Author Alexander Chee writes about how keeping a personal blog has helped his writing as a whole, and offers some tips for how to balance the two:
[W]hat I have learned is that keeping a blog has helped me more than it has hurt me. It’s helped me get teaching jobs, kept me in touch with people and introduced me to new people I would never have met, people I wanted to meet. Also, it’s helped me drive traffic to online sites posting my work. All the same, there were many times I thought of just shutting it down in exasperation, like when I printed my first blog after closing it and discovered it was 723 pages long ...
Chee is writing specifically about using a blog to augment his longer works, such as keeping a diary while working on a novel or using the blog to point to articles published elsewhere, rather than making blogging the end goal. As a long time blogger, I've always found it hard to balance the work online with "real" writing, and setting rules like Chee suggests really helps.
While social networks get all the attention now, both for publicity and a medium on their own, some tech commentators are questioning their utility for chronicling anything other than the ephemeral "I am here" status update or silly joke. Scott Rosenberg asks whether we can really trust Facebook as an archive of our lives (try searching for something you posted there sometime), and both Paul Carr and Leo Laporte have recently questioned how much good all this tweeting and tumbling and posting does when no one is paying attention.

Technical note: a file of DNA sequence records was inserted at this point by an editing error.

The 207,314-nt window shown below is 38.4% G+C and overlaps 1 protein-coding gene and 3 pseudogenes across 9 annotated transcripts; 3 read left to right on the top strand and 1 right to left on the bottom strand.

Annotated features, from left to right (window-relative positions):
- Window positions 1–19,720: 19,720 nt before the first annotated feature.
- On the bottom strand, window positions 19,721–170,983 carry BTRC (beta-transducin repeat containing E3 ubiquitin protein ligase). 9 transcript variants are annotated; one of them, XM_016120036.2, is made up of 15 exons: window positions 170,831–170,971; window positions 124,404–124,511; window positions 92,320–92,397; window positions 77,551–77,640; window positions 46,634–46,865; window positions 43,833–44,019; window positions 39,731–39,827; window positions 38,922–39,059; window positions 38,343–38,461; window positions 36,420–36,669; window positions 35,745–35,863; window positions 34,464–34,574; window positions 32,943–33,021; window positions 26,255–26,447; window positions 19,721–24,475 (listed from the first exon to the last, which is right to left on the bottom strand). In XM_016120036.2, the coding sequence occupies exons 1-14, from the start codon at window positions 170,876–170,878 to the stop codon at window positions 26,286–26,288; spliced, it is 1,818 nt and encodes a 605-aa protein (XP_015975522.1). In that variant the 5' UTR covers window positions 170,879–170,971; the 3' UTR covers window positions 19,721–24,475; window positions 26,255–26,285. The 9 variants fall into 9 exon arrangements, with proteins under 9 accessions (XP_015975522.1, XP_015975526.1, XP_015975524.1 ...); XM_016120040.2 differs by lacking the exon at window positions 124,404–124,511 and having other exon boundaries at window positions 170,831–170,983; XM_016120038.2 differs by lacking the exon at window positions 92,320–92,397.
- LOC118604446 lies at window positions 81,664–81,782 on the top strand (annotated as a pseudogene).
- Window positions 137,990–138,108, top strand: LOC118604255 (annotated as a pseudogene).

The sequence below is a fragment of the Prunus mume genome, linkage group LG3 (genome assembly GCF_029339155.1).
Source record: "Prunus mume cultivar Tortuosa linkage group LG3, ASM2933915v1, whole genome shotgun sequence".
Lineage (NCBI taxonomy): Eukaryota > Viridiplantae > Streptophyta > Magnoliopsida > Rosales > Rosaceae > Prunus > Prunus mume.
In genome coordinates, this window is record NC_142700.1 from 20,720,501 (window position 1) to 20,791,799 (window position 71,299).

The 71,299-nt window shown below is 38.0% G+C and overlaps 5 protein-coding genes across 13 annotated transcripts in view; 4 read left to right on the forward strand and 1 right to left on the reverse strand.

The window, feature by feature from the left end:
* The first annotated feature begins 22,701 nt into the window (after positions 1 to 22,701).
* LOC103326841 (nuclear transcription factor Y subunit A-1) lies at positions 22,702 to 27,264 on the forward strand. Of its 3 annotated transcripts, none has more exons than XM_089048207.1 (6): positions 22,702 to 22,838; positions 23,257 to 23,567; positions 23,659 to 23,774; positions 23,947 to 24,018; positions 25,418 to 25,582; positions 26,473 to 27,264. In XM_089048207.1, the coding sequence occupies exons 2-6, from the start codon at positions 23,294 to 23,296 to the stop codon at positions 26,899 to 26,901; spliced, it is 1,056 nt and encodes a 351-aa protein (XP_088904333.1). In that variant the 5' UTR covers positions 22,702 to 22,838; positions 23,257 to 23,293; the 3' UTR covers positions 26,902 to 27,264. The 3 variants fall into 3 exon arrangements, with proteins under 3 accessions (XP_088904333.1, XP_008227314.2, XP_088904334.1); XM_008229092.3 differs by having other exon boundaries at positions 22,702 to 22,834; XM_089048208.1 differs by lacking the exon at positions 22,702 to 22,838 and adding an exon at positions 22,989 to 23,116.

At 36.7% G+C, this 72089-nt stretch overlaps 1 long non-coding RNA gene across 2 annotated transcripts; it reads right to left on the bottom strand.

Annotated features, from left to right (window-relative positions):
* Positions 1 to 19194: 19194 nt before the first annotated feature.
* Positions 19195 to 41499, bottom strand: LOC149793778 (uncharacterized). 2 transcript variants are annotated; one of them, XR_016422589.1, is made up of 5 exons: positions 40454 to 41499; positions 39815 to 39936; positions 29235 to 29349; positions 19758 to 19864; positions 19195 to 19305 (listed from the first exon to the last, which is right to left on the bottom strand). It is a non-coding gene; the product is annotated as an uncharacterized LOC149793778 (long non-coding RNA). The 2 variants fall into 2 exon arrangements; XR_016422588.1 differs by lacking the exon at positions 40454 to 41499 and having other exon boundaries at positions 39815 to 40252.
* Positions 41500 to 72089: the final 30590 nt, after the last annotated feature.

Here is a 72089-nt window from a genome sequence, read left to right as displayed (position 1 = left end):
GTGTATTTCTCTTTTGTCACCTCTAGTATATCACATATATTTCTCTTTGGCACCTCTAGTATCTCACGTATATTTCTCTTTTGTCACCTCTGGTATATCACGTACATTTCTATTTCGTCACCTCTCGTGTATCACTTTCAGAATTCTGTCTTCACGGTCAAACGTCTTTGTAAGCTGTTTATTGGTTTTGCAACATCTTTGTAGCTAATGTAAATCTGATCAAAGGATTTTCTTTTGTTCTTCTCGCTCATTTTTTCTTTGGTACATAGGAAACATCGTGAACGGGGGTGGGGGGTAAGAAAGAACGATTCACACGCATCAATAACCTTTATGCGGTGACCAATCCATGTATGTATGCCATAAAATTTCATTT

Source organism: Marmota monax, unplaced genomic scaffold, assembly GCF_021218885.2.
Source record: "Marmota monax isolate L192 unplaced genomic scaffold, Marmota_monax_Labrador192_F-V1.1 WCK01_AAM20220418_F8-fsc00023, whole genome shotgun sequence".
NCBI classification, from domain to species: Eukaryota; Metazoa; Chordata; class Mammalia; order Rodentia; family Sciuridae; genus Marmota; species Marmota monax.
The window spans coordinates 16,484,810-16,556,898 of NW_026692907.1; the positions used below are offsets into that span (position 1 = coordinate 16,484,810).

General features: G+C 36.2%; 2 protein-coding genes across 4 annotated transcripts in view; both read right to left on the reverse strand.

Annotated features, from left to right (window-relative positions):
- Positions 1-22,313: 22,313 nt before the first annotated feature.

What I see here is a couple of tech pundits recovering from their tendency to go overboard on every new fad (Laporte fully admits this) and drop everything for the shiniest new toy. The answer, as always, is moderation, and figuring out how a new technology can complement what we already have, rather than insisting it has to "kill" something else. Google Buzz didn't need to "kill" Twitter or Facebook any more than e-books need to "kill" paper books. They can complement each other when used to their strengths. In that context, Chee's approach to blogging is all the more appropriate.